Grand Canyon R2R2R 2010


R2R2R = Rim to Rim to Rim, a 46-mile jaunt through the Big Ditch.

Note: click images to see a larger version in a new window

I had to be in Las Vegas for the bike show, so Tommy agreed to fly out from New Hampshire and meet me. He also invited his friend Nick and we were a threesome.

We stayed in Williams, about an hour shy of the park. Something-- we're not sure what-- in our room had a foul smell that attached itself to all our gear. At first I accused Tom, but it might have been a sewer backup?

We got up at 4 (Tom and Nick pointed out that it was already 8 in their time zone) and headed for the park. When we got there, we found the road signs terribly inadequate, and the map we were given at the entrance wasn't really any better. We eventually figured out where to park to catch the shuttle to the east loop and the South Kaibab trailhead where we got off with about 30 other people. So much for solitude. But hey, it's a big canyon, right?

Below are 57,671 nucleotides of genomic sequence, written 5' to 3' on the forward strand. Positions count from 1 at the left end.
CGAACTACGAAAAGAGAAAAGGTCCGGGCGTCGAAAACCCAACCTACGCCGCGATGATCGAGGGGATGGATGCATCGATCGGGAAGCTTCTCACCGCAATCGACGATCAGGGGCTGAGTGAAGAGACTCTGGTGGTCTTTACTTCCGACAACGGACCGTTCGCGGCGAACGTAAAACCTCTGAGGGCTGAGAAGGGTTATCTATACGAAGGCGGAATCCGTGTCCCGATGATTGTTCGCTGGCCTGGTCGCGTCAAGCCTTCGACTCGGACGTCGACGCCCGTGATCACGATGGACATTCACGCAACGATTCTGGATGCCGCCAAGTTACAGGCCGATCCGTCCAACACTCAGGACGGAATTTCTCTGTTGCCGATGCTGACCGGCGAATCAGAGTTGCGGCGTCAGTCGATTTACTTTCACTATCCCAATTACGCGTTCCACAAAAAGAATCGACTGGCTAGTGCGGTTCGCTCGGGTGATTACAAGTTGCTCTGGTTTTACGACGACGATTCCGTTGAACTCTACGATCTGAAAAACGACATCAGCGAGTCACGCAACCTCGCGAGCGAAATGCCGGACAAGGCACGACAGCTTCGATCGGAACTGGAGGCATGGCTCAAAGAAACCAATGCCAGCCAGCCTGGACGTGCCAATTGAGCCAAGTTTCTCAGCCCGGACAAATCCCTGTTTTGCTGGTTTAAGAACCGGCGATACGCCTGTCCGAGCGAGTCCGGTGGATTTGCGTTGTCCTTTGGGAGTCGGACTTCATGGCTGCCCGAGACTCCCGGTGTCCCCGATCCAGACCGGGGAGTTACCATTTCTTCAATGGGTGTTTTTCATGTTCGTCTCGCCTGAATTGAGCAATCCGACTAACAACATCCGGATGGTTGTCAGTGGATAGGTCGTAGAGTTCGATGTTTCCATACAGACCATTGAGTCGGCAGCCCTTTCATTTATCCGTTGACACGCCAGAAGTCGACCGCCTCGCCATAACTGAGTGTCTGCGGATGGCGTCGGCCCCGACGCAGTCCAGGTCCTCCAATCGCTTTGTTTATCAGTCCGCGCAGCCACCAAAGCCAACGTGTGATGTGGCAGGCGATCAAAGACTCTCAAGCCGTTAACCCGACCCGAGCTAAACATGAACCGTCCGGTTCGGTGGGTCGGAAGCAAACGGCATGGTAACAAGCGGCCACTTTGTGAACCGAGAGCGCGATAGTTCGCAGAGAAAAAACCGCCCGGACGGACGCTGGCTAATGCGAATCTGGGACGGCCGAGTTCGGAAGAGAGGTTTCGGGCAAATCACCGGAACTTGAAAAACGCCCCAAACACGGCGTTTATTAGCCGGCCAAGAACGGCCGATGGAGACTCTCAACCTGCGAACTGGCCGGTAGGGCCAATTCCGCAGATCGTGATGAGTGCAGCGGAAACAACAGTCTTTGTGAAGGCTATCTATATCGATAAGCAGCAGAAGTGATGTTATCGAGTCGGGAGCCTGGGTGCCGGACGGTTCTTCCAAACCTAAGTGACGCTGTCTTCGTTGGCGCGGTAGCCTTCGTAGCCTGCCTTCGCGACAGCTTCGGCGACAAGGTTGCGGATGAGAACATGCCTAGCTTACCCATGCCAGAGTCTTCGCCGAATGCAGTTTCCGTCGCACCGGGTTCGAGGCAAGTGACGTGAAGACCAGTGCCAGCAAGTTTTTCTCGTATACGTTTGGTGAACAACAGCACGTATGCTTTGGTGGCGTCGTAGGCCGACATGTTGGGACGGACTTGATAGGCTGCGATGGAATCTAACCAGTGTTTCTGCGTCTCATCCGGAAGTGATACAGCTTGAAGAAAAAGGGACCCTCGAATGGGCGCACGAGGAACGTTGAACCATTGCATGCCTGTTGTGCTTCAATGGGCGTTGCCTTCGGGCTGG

We left the rim right at 6:30.

Because this hike is an "inverted mountain" where you start at the top, hit the bottom at midday, and then walk back up to finish, it's only fitting that this trip report starts with a "summit shot" of Nick, Tommy, and myself.

Cameras out, everyone!


South Kaibab trailhead
And it was all downhill from there ;-)
Warning sign Photo by Tommy